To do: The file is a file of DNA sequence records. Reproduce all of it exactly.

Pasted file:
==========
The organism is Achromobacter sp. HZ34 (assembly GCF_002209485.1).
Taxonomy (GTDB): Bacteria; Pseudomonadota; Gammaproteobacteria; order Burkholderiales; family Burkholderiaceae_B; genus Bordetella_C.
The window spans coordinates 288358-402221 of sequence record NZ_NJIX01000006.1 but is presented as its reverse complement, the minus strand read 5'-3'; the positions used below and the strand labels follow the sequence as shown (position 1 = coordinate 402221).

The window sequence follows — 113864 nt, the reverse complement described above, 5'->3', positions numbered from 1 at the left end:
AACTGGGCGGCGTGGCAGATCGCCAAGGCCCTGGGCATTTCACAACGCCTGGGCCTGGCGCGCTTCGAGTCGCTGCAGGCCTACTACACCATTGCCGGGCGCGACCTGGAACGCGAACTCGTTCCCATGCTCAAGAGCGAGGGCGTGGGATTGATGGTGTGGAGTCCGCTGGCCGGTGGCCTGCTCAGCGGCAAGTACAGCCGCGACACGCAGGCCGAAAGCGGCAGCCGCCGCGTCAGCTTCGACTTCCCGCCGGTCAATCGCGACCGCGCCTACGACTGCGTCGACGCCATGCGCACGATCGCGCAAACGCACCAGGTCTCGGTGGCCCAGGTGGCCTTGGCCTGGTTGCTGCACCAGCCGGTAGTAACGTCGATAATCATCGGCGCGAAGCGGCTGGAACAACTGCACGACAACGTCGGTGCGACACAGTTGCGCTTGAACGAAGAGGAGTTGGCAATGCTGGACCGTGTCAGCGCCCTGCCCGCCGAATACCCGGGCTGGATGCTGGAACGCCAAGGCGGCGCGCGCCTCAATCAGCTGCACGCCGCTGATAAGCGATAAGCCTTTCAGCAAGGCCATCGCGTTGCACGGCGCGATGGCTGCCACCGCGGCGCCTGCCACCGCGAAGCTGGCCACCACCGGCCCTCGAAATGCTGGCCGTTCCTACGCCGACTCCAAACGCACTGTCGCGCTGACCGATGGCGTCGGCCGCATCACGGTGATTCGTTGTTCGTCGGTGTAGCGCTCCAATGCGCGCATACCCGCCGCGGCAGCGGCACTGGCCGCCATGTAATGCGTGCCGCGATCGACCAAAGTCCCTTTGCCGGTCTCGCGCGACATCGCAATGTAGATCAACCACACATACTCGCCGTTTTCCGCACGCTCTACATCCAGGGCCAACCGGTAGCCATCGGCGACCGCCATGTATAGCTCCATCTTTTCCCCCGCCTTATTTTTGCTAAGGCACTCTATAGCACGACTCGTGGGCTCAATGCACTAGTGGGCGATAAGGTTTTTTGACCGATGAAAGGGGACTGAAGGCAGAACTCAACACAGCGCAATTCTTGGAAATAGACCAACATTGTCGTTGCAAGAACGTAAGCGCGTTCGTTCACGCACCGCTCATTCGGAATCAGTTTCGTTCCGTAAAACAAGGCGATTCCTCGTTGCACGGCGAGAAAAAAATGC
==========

The organism is Achromobacter sp. HZ34 (assembly GCF_002209485.1).
Taxonomy (GTDB): Bacteria; Pseudomonadota; Gammaproteobacteria; order Burkholderiales; family Burkholderiaceae_B; genus Bordetella_C.
The window spans coordinates 288358-402221 of sequence record NZ_NJIX01000006.1 but is presented as its reverse complement, the minus strand read 5'-3'; the positions used below and the strand labels follow the sequence as shown (position 1 = coordinate 402221).

The window sequence follows — 113864 nt, the reverse complement described above, 5'->3', positions numbered from 1 at the left end:
AACTGGGCGGCGTGGCAGATCGCCAAGGCCCTGGGCATTTCACAACGCCTGGGCCTGGCGCGCTTCGAGTCGCTGCAGGCCTACTACACCATTGCCGGGCGCGACCTGGAACGCGAACTCGTTCCCATGCTCAAGAGCGAGGGCGTGGGATTGATGGTGTGGAGTCCGCTGGCCGGTGGCCTGCTCAGCGGCAAGTACAGCCGCGACACGCAGGCCGAAAGCGGCAGCCGCCGCGTCAGCTTCGACTTCCCGCCGGTCAATCGCGACCGCGCCTACGACTGCGTCGACGCCATGCGCACGATCGCGCAAACGCACCAGGTCTCGGTGGCCCAGGTGGCCTTGGCCTGGTTGCTGCACCAGCCGGTAGTAACGTCGATAATCATCGGCGCGAAGCGGCTGGAACAACTGCACGACAACGTCGGTGCGACACAGTTGCGCTTGAACGAAGAGGAGTTGGCAATGCTGGACCGTGTCAGCGCCCTGCCCGCCGAATACCCGGGCTGGATGCTGGAACGCCAAGGCGGCGCGCGCCTCAATCAGCTGCACGCCGCTGATAAGCGATAAGCCTTTCAGCAAGGCCATCGCGTTGCACGGCGCGATGGCTGCCACCGCGGCGCCTGCCACCGCGAAGCTGGCCACCACCGGCCCTCGAAATGCTGGCCGTTCCTACGCCGACTCCAAACGCACTGTCGCGCTGACCGATGGCGTCGGCCGCATCACGGTGATTCGTTGTTCGTCGGTGTAGCGCTCCAATGCGCGCATACCCGCCGCGGCAGCGGCACTGGCCGCCATGTAATGCGTGCCGCGATCGACCAAAGTCCCTTTGCCGGTCTCGCGCGACATCGCAATGTAGATCAACCACACATACTCGCCGTTTTCCGCACGCTCTACATCCAGGGCCAACCGGTAGCCATCGGCGACCGCCATGTATAGCTCCATCTTTTCCCCCGCCTTATTTTTGCTAAGGCACTCTATAGCACGACTCGTGGGCTCAATGCACTAGTGGGCGATAAGGTTTTTTGACCGATGAAAGGGGACTGAAGGCAGAACTCAACACAGCGCAATTCTTGGAAATAGACCAACATTGTCGTTGCAAGAACGTAAGCGCGTTCGTTCACGCACCGCTCATTCGGAATCAGTTTCGTTCCGTAAAACAAGGCGATTCCTCGTTGCACGGCGAGAAAAAAATGC